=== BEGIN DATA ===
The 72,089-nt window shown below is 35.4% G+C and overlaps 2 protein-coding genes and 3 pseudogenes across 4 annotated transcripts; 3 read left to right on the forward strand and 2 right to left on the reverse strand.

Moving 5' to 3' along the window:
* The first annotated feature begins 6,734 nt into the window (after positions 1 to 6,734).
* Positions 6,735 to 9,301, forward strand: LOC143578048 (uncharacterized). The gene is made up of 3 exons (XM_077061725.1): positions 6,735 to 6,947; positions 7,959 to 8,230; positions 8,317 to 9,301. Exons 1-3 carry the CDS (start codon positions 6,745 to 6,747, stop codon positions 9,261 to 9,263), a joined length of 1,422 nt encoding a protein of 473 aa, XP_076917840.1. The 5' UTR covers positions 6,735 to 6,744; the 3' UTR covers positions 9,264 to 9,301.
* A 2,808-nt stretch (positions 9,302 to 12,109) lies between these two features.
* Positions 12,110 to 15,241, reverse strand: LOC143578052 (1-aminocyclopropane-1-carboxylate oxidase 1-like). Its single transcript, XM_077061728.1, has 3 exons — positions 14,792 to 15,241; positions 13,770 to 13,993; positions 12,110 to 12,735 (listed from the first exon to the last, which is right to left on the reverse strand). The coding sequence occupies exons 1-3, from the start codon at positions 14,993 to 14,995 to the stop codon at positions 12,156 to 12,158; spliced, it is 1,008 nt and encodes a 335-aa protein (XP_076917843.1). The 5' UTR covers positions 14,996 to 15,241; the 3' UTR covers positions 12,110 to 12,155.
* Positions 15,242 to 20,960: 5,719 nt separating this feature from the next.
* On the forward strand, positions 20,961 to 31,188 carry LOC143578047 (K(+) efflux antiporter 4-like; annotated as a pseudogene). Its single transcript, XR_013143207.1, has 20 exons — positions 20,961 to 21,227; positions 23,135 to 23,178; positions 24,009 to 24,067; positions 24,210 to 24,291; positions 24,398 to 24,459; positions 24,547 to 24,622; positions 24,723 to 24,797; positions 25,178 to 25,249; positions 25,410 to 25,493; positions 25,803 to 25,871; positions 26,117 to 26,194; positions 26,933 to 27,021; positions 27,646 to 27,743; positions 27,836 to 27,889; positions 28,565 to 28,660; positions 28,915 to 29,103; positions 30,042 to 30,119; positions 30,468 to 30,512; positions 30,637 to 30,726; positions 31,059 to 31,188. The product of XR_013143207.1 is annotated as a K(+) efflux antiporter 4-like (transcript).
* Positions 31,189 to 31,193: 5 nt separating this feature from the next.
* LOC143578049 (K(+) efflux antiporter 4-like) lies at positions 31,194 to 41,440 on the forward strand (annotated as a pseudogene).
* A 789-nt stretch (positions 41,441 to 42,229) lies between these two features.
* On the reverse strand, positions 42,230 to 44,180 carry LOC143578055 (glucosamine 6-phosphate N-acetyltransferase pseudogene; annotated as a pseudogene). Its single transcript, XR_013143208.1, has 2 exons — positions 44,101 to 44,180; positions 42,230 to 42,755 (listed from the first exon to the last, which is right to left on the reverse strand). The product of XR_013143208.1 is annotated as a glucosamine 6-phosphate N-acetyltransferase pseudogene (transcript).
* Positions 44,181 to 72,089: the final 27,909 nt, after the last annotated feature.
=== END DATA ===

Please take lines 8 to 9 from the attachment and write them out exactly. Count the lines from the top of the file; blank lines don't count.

* On the forward strand, positions 20,961 to 31,188 carry LOC143578047 (K(+) efflux antiporter 4-like; annotated as a pseudogene). Its single transcript, XR_013143207.1, has 20 exons — positions 20,961 to 21,227; positions 23,135 to 23,178; positions 24,009 to 24,067; positions 24,210 to 24,291; positions 24,398 to 24,459; positions 24,547 to 24,622; positions 24,723 to 24,797; positions 25,178 to 25,249; positions 25,410 to 25,493; positions 25,803 to 25,871; positions 26,117 to 26,194; positions 26,933 to 27,021; positions 27,646 to 27,743; positions 27,836 to 27,889; positions 28,565 to 28,660; positions 28,915 to 29,103; positions 30,042 to 30,119; positions 30,468 to 30,512; positions 30,637 to 30,726; positions 31,059 to 31,188. The product of XR_013143207.1 is annotated as a K(+) efflux antiporter 4-like (transcript).
* Positions 31,189 to 31,193: 5 nt separating this feature from the next.